Magazine article The Wilson Quarterly

After Immigration

Magazine article The Wilson Quarterly

After Immigration

Article excerpt

Assimilation has become one of those words one hesitates to use in polite company. It is acceptable to talk about the assimilation of Jews, Italians, and other ethnic groups in the past, but it is generally not OK to suggest that the assimilation--much less Americanization--of Hispanics and other groups is one of the big issues underlying the current anxiety about immigration. Yet no matter what the outcome of the debate over how many immigrants to admit to the United States and what to do about the millions here illegally, many more newcomers will arrive and much anxiety will remain about how they fit into American society.

Nineteenth-century America did not possess a magic formula for assimilation, but it did have something we lack: a rough consensus about what newcomers must do to enjoy the rights and privileges of citizenship and how to help them meet those responsibilities. Today, we cannot even agree whether immigrants are fortunate newcomers full of potential to help make a better America or oppressed minorities who must be protected from a malign society bent on stripping them of their identity. …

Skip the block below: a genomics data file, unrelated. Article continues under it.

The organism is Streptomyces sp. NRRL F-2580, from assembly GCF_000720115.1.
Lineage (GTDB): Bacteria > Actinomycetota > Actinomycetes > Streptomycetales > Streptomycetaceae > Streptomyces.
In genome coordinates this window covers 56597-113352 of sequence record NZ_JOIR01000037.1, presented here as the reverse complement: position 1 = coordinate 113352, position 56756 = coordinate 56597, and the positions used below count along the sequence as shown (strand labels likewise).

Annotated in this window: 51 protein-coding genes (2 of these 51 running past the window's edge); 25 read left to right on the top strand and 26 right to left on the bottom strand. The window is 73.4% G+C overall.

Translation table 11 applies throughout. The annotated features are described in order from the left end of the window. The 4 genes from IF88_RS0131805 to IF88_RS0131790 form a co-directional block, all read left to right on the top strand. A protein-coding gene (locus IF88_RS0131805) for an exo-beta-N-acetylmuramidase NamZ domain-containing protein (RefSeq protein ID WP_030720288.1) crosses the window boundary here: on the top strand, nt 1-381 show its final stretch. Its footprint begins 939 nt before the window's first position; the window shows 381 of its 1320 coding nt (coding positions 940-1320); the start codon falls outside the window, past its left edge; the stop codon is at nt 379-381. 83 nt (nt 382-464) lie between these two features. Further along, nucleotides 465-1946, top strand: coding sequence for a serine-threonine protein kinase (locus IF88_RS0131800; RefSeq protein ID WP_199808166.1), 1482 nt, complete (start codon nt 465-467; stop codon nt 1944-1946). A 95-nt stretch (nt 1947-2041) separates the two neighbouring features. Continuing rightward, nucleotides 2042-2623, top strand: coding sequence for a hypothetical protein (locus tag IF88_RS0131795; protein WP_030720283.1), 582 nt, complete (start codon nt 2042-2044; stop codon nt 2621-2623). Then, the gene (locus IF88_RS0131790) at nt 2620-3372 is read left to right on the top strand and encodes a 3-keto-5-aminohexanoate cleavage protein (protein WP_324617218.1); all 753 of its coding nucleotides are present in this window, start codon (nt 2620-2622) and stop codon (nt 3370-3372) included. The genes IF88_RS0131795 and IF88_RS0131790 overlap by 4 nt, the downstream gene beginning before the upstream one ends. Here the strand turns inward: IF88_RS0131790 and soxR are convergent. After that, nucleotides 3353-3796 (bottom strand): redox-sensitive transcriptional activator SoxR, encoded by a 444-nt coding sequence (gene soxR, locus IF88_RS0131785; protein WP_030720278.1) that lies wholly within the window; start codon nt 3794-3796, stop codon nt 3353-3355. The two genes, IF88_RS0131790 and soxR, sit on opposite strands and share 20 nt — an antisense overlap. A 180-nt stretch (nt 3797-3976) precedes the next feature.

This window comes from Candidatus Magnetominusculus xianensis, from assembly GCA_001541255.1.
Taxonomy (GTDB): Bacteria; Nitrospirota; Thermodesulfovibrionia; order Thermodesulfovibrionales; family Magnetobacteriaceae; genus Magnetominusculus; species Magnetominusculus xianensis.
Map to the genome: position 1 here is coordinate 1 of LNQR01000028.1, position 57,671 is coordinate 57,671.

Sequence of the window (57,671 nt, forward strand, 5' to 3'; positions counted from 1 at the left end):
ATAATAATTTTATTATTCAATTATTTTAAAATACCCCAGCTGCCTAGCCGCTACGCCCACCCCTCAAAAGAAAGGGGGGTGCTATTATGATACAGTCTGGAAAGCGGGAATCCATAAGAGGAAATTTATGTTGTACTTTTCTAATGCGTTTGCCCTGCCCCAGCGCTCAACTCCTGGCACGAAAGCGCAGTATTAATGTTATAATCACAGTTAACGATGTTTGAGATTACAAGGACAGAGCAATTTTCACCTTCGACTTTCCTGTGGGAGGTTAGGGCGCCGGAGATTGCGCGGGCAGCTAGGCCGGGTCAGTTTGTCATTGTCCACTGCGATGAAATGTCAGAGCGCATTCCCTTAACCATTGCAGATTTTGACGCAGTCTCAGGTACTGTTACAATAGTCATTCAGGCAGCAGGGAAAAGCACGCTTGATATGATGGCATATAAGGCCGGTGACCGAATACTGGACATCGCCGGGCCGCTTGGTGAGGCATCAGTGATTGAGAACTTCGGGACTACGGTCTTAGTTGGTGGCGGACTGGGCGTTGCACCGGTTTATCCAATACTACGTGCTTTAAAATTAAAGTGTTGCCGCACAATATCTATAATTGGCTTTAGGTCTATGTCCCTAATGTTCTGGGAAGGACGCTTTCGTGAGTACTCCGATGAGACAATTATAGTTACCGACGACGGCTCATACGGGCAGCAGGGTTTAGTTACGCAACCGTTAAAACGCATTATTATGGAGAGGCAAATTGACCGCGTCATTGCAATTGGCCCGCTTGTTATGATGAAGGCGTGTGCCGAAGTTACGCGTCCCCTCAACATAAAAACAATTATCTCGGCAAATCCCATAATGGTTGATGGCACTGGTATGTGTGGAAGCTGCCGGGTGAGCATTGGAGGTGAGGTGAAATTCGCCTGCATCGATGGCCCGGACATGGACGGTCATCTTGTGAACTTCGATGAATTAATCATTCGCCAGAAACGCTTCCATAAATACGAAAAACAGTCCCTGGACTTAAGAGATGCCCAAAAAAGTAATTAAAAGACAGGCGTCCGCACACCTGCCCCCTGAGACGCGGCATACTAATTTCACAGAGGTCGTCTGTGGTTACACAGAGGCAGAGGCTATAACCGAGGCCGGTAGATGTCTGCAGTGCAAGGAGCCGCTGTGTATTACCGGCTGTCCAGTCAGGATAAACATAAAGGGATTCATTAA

Search by... Author
Show... All Results Primary Sources Peer-reviewed

Oops!

An unknown error has occurred. Please click the button below to reload the page. If the problem persists, please try again in a little while.